I have not been writing for a while, for two reasons:
- I started my food blog. I had lots to share. Too much of my energy was going into not writing about food.
- I was not sure in what direction this blog is going.
I started out writing, to share things that I have learnt in the last few years of living in this country– working, not working, doctors, shopping, home keeping and more. I was aiming mainly at people like myself, who were sort of floating in this new country, trying to make it feel like home. I am not sure, I am using the right tools/ nor am writing about the right things, cause I do no seem to be able to getting to them.
Today, I decided to write about how I shop for books.
I grew up in a house, where books filled cupboard and shelves and were all around. Newspapers were delivered to the door every morning and magazines came in the mail.
When I had to move to the United States, I had to chose only a few books that would fit in the two luggage pieces that were going to travel across the world with me. Being practical, I only brought the books I would use here– cookbooks.
My apartment looked blank and empty for many months. I frequented the used books section of the public library and brought home a few. I knew there were other libraries that had a better selection, but we didn’t have a car and I only went to places easily accessible by my feet of public transport. When we rented a car, to travel, I also made a stop at the libraries to see what they had. Very very slowly I built a collection on one shelf of my hand me down Ikea shelf.
During my first school break, I started looking at used bookstores. Housing Works in Soho, and The Strand in Union Square, became my regular haunt. If I found a good book for a few dollars, I always bought it. My Montessori trainers, suggested buying at least one book each month to add to my collection to read to children. (I was teaching at a Montessori school then.) I took this to be even for adult books, for my life.
Despite the cheap books available online, I am not a huge fan of buying online. I like my stores! I like going shopping for books on their shelves and talking to attendants about what they have read and what they enjoy. I do not want these stores to close, and will encourage them as much as I can. But let’s be real. Full price books are EXPENSIVE!! So my book collection was very very slow.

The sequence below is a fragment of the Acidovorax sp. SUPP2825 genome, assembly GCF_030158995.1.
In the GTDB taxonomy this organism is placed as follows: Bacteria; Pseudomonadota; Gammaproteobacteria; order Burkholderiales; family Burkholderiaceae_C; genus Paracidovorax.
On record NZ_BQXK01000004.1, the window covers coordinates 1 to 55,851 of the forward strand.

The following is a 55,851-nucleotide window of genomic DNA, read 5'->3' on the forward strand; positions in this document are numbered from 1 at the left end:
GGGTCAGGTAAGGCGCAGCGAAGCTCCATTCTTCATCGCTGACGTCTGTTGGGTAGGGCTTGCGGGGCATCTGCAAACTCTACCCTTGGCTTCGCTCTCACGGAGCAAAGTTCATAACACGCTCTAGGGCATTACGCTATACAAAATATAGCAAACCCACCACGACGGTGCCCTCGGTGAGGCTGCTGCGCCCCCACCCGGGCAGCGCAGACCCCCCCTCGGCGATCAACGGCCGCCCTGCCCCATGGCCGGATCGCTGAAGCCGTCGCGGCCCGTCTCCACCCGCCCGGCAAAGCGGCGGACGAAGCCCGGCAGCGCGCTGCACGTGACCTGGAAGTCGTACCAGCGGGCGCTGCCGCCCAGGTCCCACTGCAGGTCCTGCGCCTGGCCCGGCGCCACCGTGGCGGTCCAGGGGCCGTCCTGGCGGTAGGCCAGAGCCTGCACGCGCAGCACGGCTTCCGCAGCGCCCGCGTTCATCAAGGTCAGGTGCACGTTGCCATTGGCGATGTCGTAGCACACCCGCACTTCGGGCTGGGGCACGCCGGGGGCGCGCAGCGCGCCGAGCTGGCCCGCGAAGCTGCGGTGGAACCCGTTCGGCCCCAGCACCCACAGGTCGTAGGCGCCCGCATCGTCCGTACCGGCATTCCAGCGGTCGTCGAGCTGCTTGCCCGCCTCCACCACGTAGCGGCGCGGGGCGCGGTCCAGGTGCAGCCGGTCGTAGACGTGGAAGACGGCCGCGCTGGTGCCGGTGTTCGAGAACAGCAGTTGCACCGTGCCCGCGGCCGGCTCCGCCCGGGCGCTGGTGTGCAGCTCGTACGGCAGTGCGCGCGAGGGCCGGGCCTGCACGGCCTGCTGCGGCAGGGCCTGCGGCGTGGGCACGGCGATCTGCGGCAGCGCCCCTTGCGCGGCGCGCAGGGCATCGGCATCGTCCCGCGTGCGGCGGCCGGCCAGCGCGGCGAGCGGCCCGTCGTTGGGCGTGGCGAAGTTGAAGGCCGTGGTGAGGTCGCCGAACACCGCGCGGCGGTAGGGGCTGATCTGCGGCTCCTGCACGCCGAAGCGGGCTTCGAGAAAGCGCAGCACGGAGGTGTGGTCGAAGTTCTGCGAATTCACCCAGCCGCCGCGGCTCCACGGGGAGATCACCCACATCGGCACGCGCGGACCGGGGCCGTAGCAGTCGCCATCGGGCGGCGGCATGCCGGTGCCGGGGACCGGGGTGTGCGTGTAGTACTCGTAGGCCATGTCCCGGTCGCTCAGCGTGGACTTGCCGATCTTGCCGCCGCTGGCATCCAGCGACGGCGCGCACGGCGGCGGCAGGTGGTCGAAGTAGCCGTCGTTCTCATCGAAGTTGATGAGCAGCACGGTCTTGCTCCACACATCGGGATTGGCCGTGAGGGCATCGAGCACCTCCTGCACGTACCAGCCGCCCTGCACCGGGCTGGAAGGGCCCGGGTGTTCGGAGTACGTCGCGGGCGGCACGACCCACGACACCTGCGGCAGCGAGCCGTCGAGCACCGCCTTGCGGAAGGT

On one random drive to Nyack, in the Hudson Valley, I chanced upon a used book-sale. The friends of the Nyack Public Library, had an annual event where they sold used and like new donated books for a dollar or two. It blew my mind!!! I bought about two dozen books for about twenty dollars that day.
I quickly realized that this was very different from the used book section most public libraries housed.
I chanced upon a couple of other sales in the same way, on a road trip somewhere or thanks to a flyer in a cafe. More often than not, I was very impressed by how the sales were organized. There would be books categorized by genre. The categorization was so good, that books on travel were often separated from travel writing. They have biography, writing, reference, fiction, romance, mystery, foreign language, history, cookbooks, special edition and more.
Overtime when I returned from one of these sales, I was so happy with my buys, I decided to look out for them. But how? Eventually, I realized there was a pattern to these awesome sales. They happen periodically. I looked up friends of the library and finally landed on the best site of all. www.booksalefinder.com.
If you are even remotely interested in acquiring books, in reading or just browsing through books and maybe chancing on something you like, subscribe to this site. It lets you chose the region of where you live and then sends out weekly emails with sales happening in a 50-250 mile radius of where you live.
There is always a sale going on somewhere. I have gone to a few that have been really really disappointing. I mean there are book sales and there are BOOK SALES. I personally consider it worthwhile only if there are over 10,000 books. ( I have been to some that only have 200.)
On the website or in your emails, look for sales that have an * or that say, “big sale”, “exceptional sale.”
In most of the sales, books are priced at 50cents to $1 for children’s books and $1-$2 for adult fiction and nonfiction. Many a time, the last day of the sale is what they call bag day. When you get a whole bag of books (10-20 depending on the size.) for 5 dollars or so.
These book sales are places I will gladly spend my weekend. 🙂
My apartment now is a very different place with all the books it houses.
My favorite ones around Manhattan are—
- Nyack’s friends of the library sale. (The town is wonderful. Lots of good food around. Besides the library is close to the Hudson and has a lovely view of the river from its top floor.)
- Montclair and UpperMontclair have separate sales. Both are absolutely worth it. Superb!! (Again the town of Montclair is a great place to spend an afternoon after book shopping.)
- Danbury in Connecticut. There is not much to do around here. But its a great sale.
- I would suggest the one in Greenwich, CT, but the sale is not as well organized as the other ones.
P.S– Now we have a car and we drive to these places. But when we didn’t, We’ve often rented to go to the sales and of course even look and eat at new places in new areas of the country.
P.P.S– Since I keep track of these and have been sharing my email address with a bunch of bookstores, Strand once sent out an email about closing a warehouse in Brooklyn. All books had to go and they had a box for $30. These books were like new. I went a little crazy and bought so many children’s books to use in my classroom, to read to the kids. YAY!!!!!